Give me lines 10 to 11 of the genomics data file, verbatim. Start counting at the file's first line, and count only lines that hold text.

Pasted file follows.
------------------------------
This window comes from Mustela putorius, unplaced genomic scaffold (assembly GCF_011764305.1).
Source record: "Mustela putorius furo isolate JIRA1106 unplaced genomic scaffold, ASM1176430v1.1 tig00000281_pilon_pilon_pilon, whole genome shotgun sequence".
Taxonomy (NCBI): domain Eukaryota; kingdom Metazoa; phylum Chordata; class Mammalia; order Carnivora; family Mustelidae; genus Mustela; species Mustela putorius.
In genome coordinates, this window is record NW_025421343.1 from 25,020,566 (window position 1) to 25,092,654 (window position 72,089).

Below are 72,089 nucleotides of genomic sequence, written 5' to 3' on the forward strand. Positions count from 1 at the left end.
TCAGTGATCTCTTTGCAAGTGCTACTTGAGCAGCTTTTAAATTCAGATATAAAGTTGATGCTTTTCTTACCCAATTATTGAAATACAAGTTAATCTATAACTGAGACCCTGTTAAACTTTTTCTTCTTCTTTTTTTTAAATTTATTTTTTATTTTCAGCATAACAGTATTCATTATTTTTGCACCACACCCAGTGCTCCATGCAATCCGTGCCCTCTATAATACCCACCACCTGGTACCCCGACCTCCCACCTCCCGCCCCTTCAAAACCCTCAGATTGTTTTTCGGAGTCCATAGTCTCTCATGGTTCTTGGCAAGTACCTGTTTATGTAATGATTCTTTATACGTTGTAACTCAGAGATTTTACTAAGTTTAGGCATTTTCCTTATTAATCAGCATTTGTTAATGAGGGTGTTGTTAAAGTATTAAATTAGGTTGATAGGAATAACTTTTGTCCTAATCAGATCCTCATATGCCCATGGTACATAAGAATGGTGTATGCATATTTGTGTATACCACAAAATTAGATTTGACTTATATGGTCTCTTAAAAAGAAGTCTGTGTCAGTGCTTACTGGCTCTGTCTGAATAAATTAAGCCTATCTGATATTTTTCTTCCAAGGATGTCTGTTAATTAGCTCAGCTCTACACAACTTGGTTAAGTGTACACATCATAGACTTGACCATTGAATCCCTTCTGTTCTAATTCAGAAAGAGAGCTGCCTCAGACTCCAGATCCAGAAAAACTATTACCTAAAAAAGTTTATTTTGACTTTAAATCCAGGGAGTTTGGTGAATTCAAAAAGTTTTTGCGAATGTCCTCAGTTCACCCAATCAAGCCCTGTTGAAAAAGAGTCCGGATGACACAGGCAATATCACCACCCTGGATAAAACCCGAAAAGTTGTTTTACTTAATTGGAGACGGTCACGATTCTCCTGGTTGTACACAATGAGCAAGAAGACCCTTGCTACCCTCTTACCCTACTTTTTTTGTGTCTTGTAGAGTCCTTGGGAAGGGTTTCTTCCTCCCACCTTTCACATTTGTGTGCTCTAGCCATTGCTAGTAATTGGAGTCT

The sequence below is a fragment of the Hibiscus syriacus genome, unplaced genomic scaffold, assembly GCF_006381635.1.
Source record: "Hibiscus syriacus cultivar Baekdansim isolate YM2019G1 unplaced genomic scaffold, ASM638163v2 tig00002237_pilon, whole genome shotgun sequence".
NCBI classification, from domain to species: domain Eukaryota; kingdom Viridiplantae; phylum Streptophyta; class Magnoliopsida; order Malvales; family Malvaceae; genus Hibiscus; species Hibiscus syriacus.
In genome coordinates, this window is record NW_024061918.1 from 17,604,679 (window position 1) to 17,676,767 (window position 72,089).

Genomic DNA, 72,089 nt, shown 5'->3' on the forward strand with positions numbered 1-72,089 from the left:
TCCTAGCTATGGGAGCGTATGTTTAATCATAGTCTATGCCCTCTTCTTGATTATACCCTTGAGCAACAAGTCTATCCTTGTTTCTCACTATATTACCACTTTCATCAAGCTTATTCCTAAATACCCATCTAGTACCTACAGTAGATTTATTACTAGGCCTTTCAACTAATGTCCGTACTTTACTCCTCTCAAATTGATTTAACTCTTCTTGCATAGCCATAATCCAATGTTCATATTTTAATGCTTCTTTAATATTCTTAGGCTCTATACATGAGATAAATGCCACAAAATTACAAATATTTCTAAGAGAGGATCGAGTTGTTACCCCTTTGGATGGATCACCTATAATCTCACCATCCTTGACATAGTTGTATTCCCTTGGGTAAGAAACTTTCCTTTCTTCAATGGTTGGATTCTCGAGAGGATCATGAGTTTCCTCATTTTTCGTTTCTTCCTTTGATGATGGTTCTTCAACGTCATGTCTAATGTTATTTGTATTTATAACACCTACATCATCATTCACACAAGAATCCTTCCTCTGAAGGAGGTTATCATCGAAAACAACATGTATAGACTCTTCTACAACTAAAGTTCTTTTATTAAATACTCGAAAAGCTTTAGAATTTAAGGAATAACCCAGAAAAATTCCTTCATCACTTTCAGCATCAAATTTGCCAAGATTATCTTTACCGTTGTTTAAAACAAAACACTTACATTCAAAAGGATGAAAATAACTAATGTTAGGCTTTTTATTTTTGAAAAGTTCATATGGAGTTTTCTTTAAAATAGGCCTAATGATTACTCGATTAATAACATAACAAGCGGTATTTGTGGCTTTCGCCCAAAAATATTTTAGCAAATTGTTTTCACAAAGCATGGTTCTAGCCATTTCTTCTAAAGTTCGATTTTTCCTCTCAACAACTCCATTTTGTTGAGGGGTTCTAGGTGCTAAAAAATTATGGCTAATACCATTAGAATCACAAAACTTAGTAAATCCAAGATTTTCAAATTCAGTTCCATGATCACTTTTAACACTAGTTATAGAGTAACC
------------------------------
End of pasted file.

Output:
In genome coordinates, this window is record NW_024061918.1 from 17,604,679 (window position 1) to 17,676,767 (window position 72,089).

Genomic DNA, 72,089 nt, shown 5'->3' on the forward strand with positions numbered 1-72,089 from the left: